|Types of Glaciers
Glaciers form when snow accumulates on a patch of land over tens to hundreds of years. The snow eventually becomes so thick that it collapses under its own weight and forms dense glacial ice. When enough of the ice is compacted together it succumbs to gravity and begins to flow downhill or spread out across flat lands (Williams and Hall, 1993). There are many different types of glaciers, and not all of them are good indicators of climate change. "Glaciers that do tend to be good climate indicators are small land-based, non-surge type glaciers. They respond directly to both regional temperature and precipitation [snow]," said Dorothy Hall, a hydrospheric scientist at NASAs Goddard Flight Space Center. She and a team of scientists from around the globe have used satellites over the past 25 years to measure changes in glaciers in Europe, Iceland and Alaska.
More than 90 percent of the 33 million cubic kilometers of glacier ice in the world is locked up in the gigantic Greenland and Antarctic ice sheets. Because they are so massive and exist in such frigid latitudes, large-scale changes are very difficult to track and verify, said Hall.
In addition to the ice sheets, there are two types of small glaciers that
make for bad climate gauges. "Both surge glaciers and tidewater glaciers
have their own cycles of advance and retreat. These cycles are certainly
related to climate, but we are not exactly sure how," said Hall. Even if
the climate changes in the region, these glaciers would most likely maintain
their distinctive patterns of behavior.
Tidewater glaciers terminate in the ocean, where the boundary can be marked by awesome ice cliffs 200 feet high. When huge blocks of ice break off to form icebergs (a process known as calving) the waves can be large enough to capsize ships. (Photograph by Bill Field, 1971)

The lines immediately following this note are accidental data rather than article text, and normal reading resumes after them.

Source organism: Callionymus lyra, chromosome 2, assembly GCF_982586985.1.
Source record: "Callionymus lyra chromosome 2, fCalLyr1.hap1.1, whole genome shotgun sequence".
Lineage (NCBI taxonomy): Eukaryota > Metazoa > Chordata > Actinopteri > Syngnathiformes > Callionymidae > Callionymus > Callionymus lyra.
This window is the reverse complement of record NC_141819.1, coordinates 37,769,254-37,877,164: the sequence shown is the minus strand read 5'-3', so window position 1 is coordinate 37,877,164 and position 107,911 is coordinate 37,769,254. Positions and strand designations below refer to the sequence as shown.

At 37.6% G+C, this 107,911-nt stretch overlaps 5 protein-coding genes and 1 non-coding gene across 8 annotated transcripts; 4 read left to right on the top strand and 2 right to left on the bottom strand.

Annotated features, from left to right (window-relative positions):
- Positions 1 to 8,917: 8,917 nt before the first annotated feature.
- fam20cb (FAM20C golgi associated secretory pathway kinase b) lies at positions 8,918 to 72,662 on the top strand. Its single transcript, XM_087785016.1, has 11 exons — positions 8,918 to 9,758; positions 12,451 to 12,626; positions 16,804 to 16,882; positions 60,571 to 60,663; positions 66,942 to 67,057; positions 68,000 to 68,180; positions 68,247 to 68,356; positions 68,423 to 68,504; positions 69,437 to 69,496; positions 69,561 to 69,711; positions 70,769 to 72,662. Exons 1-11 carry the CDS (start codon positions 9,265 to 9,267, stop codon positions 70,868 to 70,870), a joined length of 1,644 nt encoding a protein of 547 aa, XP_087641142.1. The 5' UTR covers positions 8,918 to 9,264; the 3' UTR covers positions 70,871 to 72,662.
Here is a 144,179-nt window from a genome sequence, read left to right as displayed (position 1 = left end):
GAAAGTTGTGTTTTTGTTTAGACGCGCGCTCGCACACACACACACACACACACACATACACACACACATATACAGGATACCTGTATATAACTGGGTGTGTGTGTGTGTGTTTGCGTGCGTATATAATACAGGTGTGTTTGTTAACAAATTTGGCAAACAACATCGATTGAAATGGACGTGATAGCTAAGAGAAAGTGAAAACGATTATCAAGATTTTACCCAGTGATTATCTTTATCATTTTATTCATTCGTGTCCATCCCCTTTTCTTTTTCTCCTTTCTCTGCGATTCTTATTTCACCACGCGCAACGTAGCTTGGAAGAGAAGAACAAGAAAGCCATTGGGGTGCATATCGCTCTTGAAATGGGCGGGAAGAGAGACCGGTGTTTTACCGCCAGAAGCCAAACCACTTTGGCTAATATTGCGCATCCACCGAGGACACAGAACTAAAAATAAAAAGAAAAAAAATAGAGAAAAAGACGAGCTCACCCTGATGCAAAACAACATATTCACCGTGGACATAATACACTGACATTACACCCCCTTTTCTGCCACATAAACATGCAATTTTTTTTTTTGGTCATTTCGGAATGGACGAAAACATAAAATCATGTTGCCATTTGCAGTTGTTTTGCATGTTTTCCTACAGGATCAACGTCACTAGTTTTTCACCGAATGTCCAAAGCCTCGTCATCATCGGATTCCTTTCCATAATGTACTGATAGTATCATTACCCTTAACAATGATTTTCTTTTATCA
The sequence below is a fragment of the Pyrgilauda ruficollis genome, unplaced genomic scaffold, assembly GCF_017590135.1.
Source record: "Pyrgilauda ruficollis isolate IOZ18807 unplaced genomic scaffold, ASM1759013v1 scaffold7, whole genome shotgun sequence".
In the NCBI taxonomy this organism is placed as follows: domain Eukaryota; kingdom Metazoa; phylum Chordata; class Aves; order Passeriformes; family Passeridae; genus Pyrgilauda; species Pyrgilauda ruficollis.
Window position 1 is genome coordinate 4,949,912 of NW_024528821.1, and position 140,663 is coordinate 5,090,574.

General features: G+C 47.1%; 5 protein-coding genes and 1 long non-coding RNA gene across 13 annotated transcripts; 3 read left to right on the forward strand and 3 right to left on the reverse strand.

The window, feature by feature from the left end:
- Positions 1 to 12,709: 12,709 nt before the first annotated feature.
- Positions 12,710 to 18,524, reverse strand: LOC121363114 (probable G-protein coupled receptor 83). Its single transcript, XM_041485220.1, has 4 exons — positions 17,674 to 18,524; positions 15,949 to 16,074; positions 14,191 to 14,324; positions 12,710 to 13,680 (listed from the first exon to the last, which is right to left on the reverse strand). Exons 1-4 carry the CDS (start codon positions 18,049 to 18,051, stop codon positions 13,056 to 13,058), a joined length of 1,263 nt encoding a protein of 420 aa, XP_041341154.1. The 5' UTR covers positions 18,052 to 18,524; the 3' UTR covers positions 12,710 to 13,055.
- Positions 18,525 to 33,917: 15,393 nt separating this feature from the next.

|Surge glaciers can sluice down a
valley at rates of up to a few kilometers a day, said Hall.
Once they attain their final destination, they stagnate or gradually retreat for
the next ten-to-fifty years. Tidewater glaciers, on the other hand, advance for
roughly a thousand years before reaching their destination, explained Hall.
When they encounter the sea, they calve and drop icebergs into the water as they
continue to make their way out into the ocean. They then pull back and retreat
over the course of one or two hundred years.
The Muir tidewater glacier in Alaskas Glacier Bay has been observed for nearly 200 years. Explorers in the mid-1700s recorded observations of Muir at its peak. They noticed that about two hundred years ago it began to recede. Recent measurements show that the glacier has withdrawn more than 90 kilometers (Hall et. al., 1994).
This map, compiled by the glaciologist Bill Field, shows the changes in the glaciers of Muir Inlet, Alaska, from 1880 to 1941. Large map. (Map from the American Geographic Society Collection archived at NSIDC)